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1:01 AM / Wednesday October 5, 2022

18 Jun 2021

Teen who recorded Floyd’s arrest, death wins Pulitzer nod

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June 18, 2021 Category: Week In Review Posted by:

ABOVE PHOTO: FILE – A police body camera shows bystanders including Darnella Frazier, third from right filming, as former Minneapolis police officer Derek Chauvin was recorded pressing his knee on George Floyd’s neck for several minutes in Minneapolis. Frazier, the teenager who pulled out her cellphone and recorded the police restraint and death of Floyd has been awarded a special citation by the Pulitzer Prizes. The Pulitzer Prizes said Friday, June, 11, 2021, that Frazier was cited for courageously recording the video, which spurred protests against police brutality around the world. (Minneapolis Police Department via AP, File)

By Amy Forliti

Associated Press

MINNEAPOLIS — The teenager who pulled out her cellphone and began recording when she saw George Floyd being pinned to the ground by a Minneapolis police officer was given a special citation by the Pulitzer Prizes last Friday for her video that helped to launch a global movement to protest racial injustice. 

Darnella Frazier was cited “for courageously recording the murder of George Floyd, a video that spurred protests against police brutality, around the world, highlighting the crucial role of citizens in journalists’ quest for truth and justice,” the Pulitzer Prizes said.

Frazier was not giving interviews to the media, her publicist said Friday. 

Frazier was 17 when she recorded the arrest and death of Floyd, a 46-year-old Black man, on May 25, 2020. She testified at the trial of former Minneapolis police officer Derek Chauvin that she was walking to a corner grocery store to get snacks with her then-9-year-old cousin when she saw a man being pinned to the pavement, “terrified, scared, begging for his life.’’ 

She said she didn’t want her cousin to see what was happening, so she ushered the girl into the store then went back out to the sidewalk and began recording because “it wasn’t right. He was suffering. He was in pain.” She kept recording even though she said she felt threatened when Chauvin ignored the cries of bystanders and pulled out his Mace as he knelt on Floyd’s neck for 9 minutes, 29 seconds. 

Her video, which shows Floyd repeatedly saying he couldn’t breathe before going limp, was posted to Facebook hours after it was recorded, sparking outrage in Minneapolis and beyond. It was also a prominent piece of evidence in Chauvin’s trial. Chauvin was convicted in April of second-degree unintentional murder, third-degree murder and manslaughter. He will be sentenced June 25.

The Pulitzer Board also announced last Friday that the Star Tribune of Minneapolis won the breaking news reporting prize for its coverage of Floyd’s murder and its aftermath.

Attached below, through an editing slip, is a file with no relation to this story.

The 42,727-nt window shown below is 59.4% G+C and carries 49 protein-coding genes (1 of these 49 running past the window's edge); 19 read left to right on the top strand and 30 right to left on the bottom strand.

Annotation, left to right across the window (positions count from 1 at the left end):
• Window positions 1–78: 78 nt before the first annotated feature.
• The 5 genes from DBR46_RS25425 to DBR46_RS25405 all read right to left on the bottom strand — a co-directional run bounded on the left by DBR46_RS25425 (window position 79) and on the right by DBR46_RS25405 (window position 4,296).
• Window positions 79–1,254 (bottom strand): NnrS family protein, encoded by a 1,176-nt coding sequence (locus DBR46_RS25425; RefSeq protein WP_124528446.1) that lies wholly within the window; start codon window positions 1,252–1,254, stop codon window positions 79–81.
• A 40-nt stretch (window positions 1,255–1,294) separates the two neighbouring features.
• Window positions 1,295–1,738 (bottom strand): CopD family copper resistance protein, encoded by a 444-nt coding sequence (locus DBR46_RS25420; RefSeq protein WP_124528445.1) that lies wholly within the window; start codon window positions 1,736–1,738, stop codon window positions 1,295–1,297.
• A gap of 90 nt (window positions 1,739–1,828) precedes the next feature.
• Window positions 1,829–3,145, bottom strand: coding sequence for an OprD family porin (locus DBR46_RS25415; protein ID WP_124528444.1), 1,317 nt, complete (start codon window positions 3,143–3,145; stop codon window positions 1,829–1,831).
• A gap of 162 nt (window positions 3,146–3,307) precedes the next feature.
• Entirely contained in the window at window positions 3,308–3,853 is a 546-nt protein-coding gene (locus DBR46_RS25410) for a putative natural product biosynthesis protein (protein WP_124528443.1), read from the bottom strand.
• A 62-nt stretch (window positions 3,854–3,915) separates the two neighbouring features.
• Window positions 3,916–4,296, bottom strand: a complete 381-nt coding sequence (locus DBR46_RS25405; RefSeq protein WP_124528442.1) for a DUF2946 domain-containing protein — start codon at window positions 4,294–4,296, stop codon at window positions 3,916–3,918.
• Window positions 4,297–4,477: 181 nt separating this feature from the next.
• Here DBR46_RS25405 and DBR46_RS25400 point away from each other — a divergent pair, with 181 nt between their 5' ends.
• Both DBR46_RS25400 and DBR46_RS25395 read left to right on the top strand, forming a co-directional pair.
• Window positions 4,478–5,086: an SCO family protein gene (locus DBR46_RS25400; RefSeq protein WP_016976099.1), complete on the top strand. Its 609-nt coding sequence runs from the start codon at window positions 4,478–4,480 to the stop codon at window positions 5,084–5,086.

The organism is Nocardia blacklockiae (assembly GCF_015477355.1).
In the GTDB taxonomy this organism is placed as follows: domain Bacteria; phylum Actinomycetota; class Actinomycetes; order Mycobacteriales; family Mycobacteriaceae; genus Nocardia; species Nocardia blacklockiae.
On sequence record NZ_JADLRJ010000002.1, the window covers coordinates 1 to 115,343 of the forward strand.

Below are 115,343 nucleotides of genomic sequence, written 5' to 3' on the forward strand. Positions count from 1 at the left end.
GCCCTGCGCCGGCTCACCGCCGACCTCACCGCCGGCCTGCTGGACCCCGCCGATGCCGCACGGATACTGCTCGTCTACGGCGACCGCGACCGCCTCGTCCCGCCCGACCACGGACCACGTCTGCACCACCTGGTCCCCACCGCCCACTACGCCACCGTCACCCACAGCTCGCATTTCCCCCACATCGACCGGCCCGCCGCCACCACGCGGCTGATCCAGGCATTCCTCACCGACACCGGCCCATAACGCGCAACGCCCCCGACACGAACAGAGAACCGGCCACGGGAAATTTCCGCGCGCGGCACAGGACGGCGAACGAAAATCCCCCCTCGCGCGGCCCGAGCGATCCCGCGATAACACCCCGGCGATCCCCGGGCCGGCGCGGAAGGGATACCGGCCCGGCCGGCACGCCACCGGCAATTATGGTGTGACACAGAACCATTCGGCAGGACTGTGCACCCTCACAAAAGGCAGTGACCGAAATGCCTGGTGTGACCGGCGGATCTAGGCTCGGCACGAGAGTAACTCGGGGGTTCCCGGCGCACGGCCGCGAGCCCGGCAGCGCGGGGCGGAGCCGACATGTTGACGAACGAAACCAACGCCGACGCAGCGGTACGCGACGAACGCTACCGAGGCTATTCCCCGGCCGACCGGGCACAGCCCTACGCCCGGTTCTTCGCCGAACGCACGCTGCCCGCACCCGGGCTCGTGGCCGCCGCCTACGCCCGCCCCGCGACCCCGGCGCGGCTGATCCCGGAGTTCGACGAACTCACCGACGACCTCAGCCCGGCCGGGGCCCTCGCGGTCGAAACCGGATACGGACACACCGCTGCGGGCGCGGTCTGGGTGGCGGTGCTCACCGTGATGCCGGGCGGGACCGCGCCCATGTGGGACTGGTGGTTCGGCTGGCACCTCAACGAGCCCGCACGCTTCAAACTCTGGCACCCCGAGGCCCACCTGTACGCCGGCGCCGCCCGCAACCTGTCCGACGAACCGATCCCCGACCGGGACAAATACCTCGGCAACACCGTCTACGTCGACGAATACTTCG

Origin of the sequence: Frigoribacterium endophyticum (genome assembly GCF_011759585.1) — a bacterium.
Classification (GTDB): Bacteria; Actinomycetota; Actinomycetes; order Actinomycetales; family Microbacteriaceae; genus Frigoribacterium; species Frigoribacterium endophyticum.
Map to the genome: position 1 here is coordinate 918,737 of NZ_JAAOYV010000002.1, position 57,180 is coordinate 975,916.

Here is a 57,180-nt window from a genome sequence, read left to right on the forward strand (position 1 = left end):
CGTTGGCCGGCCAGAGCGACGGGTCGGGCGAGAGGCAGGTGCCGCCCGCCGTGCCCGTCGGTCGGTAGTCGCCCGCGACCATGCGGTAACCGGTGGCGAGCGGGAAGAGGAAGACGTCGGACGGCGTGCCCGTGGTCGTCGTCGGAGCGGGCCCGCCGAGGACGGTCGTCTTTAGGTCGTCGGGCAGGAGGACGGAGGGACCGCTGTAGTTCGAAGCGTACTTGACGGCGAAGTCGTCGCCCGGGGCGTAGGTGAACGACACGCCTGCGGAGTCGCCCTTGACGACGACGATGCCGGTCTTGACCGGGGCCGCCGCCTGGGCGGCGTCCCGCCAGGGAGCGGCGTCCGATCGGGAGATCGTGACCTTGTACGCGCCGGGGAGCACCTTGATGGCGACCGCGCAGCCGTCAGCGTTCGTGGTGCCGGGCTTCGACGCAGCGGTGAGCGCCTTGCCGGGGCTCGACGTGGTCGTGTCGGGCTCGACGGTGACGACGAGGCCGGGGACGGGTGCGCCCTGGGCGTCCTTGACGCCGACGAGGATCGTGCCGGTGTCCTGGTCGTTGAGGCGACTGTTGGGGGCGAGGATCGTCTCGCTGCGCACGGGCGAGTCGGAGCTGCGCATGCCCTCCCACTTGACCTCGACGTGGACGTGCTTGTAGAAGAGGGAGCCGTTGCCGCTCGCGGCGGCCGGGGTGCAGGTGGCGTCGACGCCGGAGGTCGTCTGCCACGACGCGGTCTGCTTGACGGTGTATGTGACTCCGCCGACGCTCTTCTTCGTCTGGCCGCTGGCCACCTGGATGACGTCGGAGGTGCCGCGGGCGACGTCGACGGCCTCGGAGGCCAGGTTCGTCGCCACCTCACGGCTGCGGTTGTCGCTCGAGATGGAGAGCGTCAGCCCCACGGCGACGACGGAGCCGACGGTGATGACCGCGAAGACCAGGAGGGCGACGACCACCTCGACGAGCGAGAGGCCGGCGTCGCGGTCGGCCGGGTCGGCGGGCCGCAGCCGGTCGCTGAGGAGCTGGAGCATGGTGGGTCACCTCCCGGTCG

Roy Peter Clark, a senior scholar at the Poynter Institute, said in a column for Nieman Lab last month that Frazier should win a Pulitzer for her video. Clark, who has been a Pulitzer juror five times, told The Associated Press last Friday that Frazier was like the many journalists or artists who have won Pulitzer Prizes for standing up for tolerance, equality and social justice. 

“There she was, at 17, sort of witnessing an injustice and she stood there in the face of threats and captured that video,’’ he said, adding, “`It would be hard to select, even from the work of professional journalists over recent years or decades, a 10-minute video that had as profound an impact as this young woman’s video did.’’

Frazier’s video was “globe shaking,” spoke truth to power and gave a voice to the voiceless, Clark said. 

It’s unusual but not unprecedented for the Pulitzer Board to award citizens who capture news events; the famous photo of a firefighter cradling an infant after the 1995 Oklahoma City bombing was taken by Charles Porter IV, a bank credit officer, and distributed by the AP. 

Clark said the special citation that Frazier received recognizes exceptional work that falls outside specific award categories. The honor puts Frazier on a list with Ida B. Wells, Aretha Franklin, Bob Dylan, and the staff of the Capital Gazette in Annapolis, Maryland, for their response to a 2018 shooting in their newsroom. 

Frazier was also given the PEN/Benenson Courage Award last year by PEN America, a literary and human rights organization. 

PEN America CEO Suzanne Nossel said at the time: “With nothing more than a cell phone and sheer guts, Darnella changed the course of history in this country, sparking a bold movement demanding an end to systemic anti-Black racism and violence at the hands of police.” 

During her testimony at Chauvin’s trial, Frazier told jurors that she sometimes wishes she had done more to help Floyd. She said she looks at her father and other Black men in her life and thinks about “how that could have been one of them.’’

“It’s been nights I stayed up, apologizing and apologizing to George Floyd for not doing more, and not physically interacting and not saving his life,’’ she testified, adding of Chauvin: “But it’s like, it’s not what I should’ve done, it’s what he should’ve done.’’

The three other officers involved in Floyd’s arrest are scheduled to face trial next year on aiding and abetting counts. All four officers are also charged with violating Floyd’s civil rights. 

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